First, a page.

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The family of England 1966 World Cup winner Nobby Stiles donates his brains to scientists

The widow and children of World Cup 1966 winner Nobby Stiles have donated his brain to science – to research crippling sports-related dementia.

Ex-Manchester United star Stiles, who won 28 English caps, died last October at the age of 78 after being struck by Alzheimer’s disease.

Stiles played a key role in neutralizing Portuguese star Eusebio in the ’66 semi-finals, before harassing West Germany in our dramatic 4-2 win.

Now his family has revealed that they donated his brain for a specialized autopsy by the Glasgow Brain Injury Research Group (GBIRG).

She – along with Dr. Judith Gates, wife of dementia-stricken Middlesbrough defender Bill – are now urging other ex-players with dementia to enroll in brain donation.

Nobby’s widow Kay Stiles – sister of Leeds United legend Johnny Giles – said: ‘We had briefly discussed the donation of Nobby’s brain during his illness.

But it’s really hard to think about when you still see the person every day.

However, when Nobby passed away, I thought about how much he had suffered.

“If by donating his brain it can help stop a person suffering the way he did, then we should do it.”

GBIRG is located in the Laboratory Medicine building of Queen Elizabeth University Hospital, Glasgow and is led by leading neuropathologist Dr Willie Stewart.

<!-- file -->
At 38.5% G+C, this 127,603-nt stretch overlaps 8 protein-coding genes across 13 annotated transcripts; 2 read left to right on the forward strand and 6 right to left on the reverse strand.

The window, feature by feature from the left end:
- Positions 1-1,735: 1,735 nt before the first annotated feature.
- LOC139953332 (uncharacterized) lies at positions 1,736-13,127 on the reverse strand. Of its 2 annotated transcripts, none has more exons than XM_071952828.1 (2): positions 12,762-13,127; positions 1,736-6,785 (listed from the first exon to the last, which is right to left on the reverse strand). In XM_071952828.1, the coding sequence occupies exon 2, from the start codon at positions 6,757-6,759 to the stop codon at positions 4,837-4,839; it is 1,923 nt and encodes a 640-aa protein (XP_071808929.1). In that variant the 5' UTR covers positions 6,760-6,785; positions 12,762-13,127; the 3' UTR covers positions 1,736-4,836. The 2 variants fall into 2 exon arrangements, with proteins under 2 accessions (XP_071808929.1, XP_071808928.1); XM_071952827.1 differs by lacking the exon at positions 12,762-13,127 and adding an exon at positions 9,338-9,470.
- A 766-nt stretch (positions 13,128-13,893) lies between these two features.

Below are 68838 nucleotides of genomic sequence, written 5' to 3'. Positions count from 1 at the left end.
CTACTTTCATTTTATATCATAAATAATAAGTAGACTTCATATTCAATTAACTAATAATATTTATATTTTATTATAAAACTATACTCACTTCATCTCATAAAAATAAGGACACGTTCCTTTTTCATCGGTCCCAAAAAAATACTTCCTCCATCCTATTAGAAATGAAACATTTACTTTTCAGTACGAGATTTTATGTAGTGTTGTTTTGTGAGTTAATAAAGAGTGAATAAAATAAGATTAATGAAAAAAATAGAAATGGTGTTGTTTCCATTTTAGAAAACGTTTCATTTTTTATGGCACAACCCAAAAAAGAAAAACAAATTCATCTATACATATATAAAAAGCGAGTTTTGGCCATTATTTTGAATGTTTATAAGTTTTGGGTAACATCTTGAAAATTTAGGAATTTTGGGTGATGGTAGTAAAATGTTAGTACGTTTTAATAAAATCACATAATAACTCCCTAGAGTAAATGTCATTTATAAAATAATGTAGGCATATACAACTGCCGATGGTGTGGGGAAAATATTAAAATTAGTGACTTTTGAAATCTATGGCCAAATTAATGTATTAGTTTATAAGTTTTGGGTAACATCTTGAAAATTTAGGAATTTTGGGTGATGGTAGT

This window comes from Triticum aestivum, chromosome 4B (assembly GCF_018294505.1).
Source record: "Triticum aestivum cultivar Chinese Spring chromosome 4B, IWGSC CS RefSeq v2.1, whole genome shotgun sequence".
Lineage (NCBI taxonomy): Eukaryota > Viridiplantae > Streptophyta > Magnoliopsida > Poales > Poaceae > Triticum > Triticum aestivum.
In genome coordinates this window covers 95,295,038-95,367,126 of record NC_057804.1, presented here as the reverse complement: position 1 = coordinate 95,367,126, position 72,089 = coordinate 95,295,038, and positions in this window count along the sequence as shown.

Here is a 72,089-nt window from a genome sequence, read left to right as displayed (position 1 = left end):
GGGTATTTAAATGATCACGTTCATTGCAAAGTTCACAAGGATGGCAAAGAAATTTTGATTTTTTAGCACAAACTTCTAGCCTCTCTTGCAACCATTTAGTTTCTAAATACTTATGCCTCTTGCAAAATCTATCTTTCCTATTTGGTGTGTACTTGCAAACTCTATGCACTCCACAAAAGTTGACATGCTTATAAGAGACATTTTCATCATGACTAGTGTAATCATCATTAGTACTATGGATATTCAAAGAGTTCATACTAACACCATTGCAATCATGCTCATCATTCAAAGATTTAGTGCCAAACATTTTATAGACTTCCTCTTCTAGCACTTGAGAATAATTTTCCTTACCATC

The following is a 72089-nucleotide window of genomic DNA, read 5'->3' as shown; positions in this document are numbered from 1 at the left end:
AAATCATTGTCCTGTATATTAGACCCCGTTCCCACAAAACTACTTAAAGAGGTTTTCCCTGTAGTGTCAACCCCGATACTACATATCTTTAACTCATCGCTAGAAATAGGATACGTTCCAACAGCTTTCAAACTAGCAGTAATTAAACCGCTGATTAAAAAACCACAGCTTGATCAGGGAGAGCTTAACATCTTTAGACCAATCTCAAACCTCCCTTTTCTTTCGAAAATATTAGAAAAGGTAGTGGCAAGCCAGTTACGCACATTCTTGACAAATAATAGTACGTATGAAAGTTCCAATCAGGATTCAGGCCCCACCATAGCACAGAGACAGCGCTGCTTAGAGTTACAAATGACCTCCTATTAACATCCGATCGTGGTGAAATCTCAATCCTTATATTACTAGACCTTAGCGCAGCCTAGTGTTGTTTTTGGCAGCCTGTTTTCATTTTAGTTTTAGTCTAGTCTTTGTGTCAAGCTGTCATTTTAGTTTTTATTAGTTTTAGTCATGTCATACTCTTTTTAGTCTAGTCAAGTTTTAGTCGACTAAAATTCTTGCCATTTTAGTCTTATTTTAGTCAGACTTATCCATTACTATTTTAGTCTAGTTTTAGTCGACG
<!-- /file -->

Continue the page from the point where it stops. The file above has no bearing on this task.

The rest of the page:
Dr. Stewart examines the link between traumatic brain injury (TBI) and impact-related dementia, chronic traumatic encephalopathy (CTE).

Nobby’s sons John and Rob said they were “long convinced” that CTE killed their father – especially after talking to Dr. Stewart.

Retired midfielder John Stiles, 56, has played over 150 League appearances for teams including Leeds United and Doncaster Rovers.

John said, “For me it was crucial that we donated his brain to help the cause of former players, of which I am one, and current players, many of whom are suffering and will suffer the horrors of dementia.

However, the decision was my mother’s and I can proudly say she had the courage to do so.

An autopsy of the brain is the only way to definitively prove the scandal in football of CTE attacks.

“It’s a tough decision, but I ask all football families to consider that by getting definitive evidence it can really make a difference.”

While Rob, 52, said: ‘We knew if Dad was asked if he would donate his brain to help other players, the answer was clear – of course he would.

It was also important for us as a family to find out if Dad’s dementia was caused by the game he loved.

The results of the autopsy confirmed what we had suspected all along, and concluded that he was suffering from CTE related to TBI and head exposure due to his previous participation in football.

“The process didn’t slow down the funeral arrangement, but gave us an invaluable opportunity to find the answers and help find a solution.”

Rob added, “Our goal was to make sure Nobby’s suffering was not in vain.